Ever been in a crowded place and you can't get service on your phone to make a call?
Sometimes there are too many phones on your service provider's network. Smartphones have made the situation worse, because watching videos and chatting on FaceTime hogs the network.
Three carriers just signed an unprecedented deal to try and solve that problem. For the first time AT&T, Verizon and T-Mobile have agreed to experiment with sharing network space with each other and the federal government.
In the past, the government has auctioned off network space, known in geek speak as wireless spectrum. Each carrier got its own spectrum. But they desperately need more. The Feds have it and its sitting mostly unused, reserved for the military.
Carriers have been after Washington for eons to auction it off. But there are reasons not to like what if, heaven forbid, there's a war and the military needs it?
Sharing it between all the carriers and the feds seems a natural solution, but it's not something that the carriers ever wanted to try. They'd rather let their competitors run out of room.
But this chunk of spectrum is so big and juicy the three have agreed to experiment with sharing it. (More geek speak: 95 MHz of spectrum in the 1755 - 1850 MHz band.)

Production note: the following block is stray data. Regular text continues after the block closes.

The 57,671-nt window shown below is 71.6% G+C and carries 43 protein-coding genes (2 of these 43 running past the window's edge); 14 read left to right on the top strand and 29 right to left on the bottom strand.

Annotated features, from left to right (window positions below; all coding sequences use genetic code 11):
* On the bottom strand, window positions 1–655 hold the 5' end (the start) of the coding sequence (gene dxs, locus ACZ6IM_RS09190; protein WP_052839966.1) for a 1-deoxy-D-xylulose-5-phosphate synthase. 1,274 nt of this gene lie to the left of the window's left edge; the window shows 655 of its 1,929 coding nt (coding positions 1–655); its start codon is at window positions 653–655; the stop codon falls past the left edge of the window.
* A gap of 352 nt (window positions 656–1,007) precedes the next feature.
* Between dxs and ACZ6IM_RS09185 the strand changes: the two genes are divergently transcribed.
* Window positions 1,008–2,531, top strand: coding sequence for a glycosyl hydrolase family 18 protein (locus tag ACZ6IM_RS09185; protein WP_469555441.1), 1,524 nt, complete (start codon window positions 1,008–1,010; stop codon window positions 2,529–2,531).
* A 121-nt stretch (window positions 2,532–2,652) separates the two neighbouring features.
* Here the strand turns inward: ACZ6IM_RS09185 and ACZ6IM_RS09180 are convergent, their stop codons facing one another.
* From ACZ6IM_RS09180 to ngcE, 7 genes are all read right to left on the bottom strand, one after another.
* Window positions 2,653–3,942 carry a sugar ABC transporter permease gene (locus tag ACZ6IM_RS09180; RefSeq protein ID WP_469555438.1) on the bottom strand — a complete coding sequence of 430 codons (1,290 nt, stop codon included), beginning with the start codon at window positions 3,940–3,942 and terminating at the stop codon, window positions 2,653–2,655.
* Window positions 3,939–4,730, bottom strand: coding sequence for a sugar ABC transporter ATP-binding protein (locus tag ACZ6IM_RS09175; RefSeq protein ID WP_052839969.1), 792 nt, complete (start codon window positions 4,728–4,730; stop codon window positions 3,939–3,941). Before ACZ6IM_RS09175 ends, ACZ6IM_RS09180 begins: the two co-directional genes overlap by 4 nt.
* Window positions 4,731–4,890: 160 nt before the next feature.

The biggest selling point: this spectrum is already being used by carriers in Europe, "so there are plenty of smartphones available without having to manufacture products with new frequencies," wireless industry pioneer George Schmitt told Business Insider. Schmitt is CEO of MB Technology Holdings, a company that makes the tech that lets carriers share spectrum and one of the guys that invented the wireless industry. As former CEO for one of the first mobile phone carriers, PCS PrimeCo (now Verizon Wireless), he bought $2.5 billion worth of spectrum from the feds 16 years ago.
Schmitt says this deal would let carriers handle double to quadruple the number of phone calls and video downloads they could handle now.
"Demand could go up a couple 100 percent and there will still be plenty of capacity," he says.
Better still, if carriers could figure out how to share, this could lead to better coverage in rural areas and faster adoption of a new wireless technologies, like something called White Spaces Super Wi-Fi.
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